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Changing People

2012/11/14 - Author: Marco Neves

There is a saying I find interesting – “Men marry hoping that the bride don’t change, and she does. Women marry hoping that the groom change, and he doesn’t.”

The true is that both change, and both stay the same. It’s that we just notice what we want to notice, and ignore everything else.

Hope that others change is, more than a waste of time and energy, a dangerous attitude.

First because the things we would like to change are most of the time a small part of a bigger side of that person’s personality, and sometimes you can’t change one without changing the other.

Second because we only change on propose because we want, not because someone else forces change over us.

But, mos importantly, why would we try to change the others when we can change ourselves?

Most of the time what we don’t like on others is a reflex of something we may not like in ourselves or that we fell we don’t control. But if we can’t control ourselves, how do we expect to be able to control others?

Aren’t most forms of control evil or at least a waste of time?

Aren’t the parents who forbid the daughter from seeing any boys losing their time more than protecting their “child”?

Isn’t the state who forbids common behaviors losing time and credibility more than improving the life of those it should serve?

Trying to change others is a waste of time, specially because most of the time when we try to change someone we jump from seeing the behavior to trying to fix the behavior. And with that we miss the one step that would make us see that the behavior may not need to be changed or if it should change anyway, would help us understand how to change it effectively.

And that step is understanding the behavior, where it comes from, what makes it happen, why it happens and whether it is part of the other person personality or an escape  from some frustration or fear that may need to be addressed directly.

However, most of the time, more importantly than understanding the other person behavior, we should try to understand were our own need to change the other person come from.

Fear and unsatisfied desires are probably two of the most common catalysis for the need to change others.

Fear usually come from experience, often our own experiences, sometimes the experience of those around us, who we care(d) about and that had problems with what looks like similar experiences to those we try to prevent others from going through.

Sometimes we would, if we wished, be able to minimize the risks, instead of preventing the experiment, but for that we would need to understand where our need to change the other comes from, and most of the time we don’t know ourselves that well, most of the time we don’t know that well what is the driver of our actions – fear is quite good at hiding itself, of creating rationalizations for its choices.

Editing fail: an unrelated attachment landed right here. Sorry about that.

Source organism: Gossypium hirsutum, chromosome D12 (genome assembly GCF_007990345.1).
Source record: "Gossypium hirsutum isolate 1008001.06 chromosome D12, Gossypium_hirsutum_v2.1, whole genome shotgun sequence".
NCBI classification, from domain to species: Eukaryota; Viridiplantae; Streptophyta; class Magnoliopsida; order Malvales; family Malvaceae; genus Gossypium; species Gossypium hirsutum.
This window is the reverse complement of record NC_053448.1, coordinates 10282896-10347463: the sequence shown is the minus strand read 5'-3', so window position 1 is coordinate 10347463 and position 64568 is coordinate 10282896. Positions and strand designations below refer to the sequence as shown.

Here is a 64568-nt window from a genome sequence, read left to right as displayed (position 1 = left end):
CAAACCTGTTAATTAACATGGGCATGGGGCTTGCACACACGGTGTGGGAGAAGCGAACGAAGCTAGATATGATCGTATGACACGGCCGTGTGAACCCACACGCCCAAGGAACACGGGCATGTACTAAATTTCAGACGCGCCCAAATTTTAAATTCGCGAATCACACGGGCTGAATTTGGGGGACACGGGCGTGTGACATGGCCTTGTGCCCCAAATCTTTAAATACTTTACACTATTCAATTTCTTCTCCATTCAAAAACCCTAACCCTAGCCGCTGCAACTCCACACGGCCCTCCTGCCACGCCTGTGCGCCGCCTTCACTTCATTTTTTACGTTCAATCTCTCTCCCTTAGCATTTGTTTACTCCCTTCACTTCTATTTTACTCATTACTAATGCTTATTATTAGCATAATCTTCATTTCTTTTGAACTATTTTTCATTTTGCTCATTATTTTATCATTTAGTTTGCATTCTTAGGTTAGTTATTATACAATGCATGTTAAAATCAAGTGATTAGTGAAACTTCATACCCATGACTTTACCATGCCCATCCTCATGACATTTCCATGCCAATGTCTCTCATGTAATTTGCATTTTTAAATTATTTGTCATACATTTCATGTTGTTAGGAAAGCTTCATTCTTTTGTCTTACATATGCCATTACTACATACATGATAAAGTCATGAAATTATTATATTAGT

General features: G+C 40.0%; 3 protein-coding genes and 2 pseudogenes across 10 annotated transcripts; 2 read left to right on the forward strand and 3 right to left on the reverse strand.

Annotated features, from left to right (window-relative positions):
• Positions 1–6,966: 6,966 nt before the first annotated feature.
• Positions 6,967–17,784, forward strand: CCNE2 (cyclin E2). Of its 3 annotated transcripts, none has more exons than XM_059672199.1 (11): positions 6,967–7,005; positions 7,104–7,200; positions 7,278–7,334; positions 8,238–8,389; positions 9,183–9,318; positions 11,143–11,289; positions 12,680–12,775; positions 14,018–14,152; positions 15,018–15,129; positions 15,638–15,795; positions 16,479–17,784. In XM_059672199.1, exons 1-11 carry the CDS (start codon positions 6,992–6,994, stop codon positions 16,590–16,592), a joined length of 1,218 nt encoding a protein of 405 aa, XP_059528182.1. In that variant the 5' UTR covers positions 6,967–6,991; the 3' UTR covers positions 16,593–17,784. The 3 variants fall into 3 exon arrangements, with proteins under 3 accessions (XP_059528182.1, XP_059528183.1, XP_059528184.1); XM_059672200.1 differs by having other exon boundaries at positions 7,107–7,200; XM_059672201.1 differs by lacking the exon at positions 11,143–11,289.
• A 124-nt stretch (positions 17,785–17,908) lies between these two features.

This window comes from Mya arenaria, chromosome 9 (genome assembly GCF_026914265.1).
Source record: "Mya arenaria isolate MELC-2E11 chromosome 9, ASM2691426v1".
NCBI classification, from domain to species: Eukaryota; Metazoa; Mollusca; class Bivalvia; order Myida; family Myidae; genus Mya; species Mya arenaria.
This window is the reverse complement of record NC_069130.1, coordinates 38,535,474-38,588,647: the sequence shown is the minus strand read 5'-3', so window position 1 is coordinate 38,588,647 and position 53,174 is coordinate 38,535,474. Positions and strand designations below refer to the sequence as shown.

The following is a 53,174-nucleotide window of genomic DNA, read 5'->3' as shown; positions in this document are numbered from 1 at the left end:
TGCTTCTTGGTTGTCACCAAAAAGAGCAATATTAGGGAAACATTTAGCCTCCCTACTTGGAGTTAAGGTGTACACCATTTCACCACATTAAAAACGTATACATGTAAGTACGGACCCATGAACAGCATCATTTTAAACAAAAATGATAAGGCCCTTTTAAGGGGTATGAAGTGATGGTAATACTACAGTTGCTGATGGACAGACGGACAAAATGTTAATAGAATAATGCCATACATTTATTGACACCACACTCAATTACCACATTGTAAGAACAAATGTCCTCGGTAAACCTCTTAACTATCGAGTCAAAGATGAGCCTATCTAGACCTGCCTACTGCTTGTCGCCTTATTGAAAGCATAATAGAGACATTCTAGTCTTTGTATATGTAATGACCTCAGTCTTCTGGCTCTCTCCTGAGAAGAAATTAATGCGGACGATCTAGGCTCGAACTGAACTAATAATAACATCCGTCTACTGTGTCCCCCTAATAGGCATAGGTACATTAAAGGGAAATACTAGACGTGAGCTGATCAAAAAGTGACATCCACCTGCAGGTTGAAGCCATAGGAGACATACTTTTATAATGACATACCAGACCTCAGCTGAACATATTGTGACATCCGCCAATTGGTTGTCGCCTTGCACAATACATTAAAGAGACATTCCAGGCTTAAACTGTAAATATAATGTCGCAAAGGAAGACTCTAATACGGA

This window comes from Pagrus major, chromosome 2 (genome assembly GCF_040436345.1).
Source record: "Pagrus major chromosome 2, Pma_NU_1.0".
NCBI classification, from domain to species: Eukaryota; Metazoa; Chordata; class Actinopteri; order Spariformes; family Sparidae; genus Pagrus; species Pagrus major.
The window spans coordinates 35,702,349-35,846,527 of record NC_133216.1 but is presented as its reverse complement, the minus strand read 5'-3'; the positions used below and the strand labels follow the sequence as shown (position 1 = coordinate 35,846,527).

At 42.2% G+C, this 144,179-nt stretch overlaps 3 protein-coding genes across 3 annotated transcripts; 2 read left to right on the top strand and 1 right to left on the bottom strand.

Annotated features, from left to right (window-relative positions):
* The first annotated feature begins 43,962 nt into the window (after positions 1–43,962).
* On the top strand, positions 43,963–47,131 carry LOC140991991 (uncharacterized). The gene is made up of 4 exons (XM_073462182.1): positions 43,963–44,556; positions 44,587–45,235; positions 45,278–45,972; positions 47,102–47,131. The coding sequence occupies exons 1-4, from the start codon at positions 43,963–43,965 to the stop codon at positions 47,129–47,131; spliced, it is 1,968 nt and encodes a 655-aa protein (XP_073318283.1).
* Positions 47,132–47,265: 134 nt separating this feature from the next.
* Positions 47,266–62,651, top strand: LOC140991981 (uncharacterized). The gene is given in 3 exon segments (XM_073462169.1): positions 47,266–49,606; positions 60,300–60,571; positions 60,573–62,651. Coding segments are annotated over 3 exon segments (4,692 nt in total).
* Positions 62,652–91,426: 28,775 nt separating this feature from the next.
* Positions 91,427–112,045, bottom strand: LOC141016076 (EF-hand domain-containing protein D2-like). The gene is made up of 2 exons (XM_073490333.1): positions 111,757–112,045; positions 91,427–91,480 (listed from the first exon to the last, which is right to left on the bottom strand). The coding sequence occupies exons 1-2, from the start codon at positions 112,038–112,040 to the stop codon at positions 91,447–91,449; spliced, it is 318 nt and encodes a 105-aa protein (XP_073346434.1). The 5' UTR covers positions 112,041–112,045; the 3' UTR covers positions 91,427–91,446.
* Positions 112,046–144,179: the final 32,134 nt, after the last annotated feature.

If you can find really good reasons to change someone else, most likely your only reason is fear – it’s mostly fear that is really good at rationalizing behaviors.

When it’s your own unsatisfied desires trying to prevent other people from enjoying the same things you were not permitted, more than envy – that sometimes can exist – your reason to prevent others from doing what you were not allowed is the rationalizations you were given or that you created, and those are usually that complex.

Maybe that activity you wanted to do – ballet lessons, martial arts, equitation – was too expensive and you were not allowed to do it – maybe you were told that those were activities for rich people.

Or maybe in your family the activity you wanted to do was not acceptable for your gender – football for a girl or ballet if you were a boy – and now you’re projecting those same restrictions on your children, trying to avoid that they engage on an activity you learned was not right for them.

Maybe the activity was considered economically bad – artists of most types, writers, …

Maybe they are experimenting with their sexuality – god forbid it – and it is the wrong orientation (not yours), or the wrong age, or the wrong partner – or, hell no, partners…

Before moving on your crusade, now is the time to analyze why you feel the need to change the other person, and why you think it is important that the other person change.

If in the end you still feel that the other person should change, explain to the other person why you think changing is the best way to go, be specific about what you think the other should change, explain why you feel that way, and be ready to accept that the other person don’t feel the same way.

Make sure ahead of this discussion to think what is more important to you – your relationship with this person or the change you want to impose (you’ll be trying to impose a change) – and make sure to express that importance appropriately – never say that something is a deal breaker unless it really is – you may end breaking a relationship you want to preserve because of something that only annoys you a bit.

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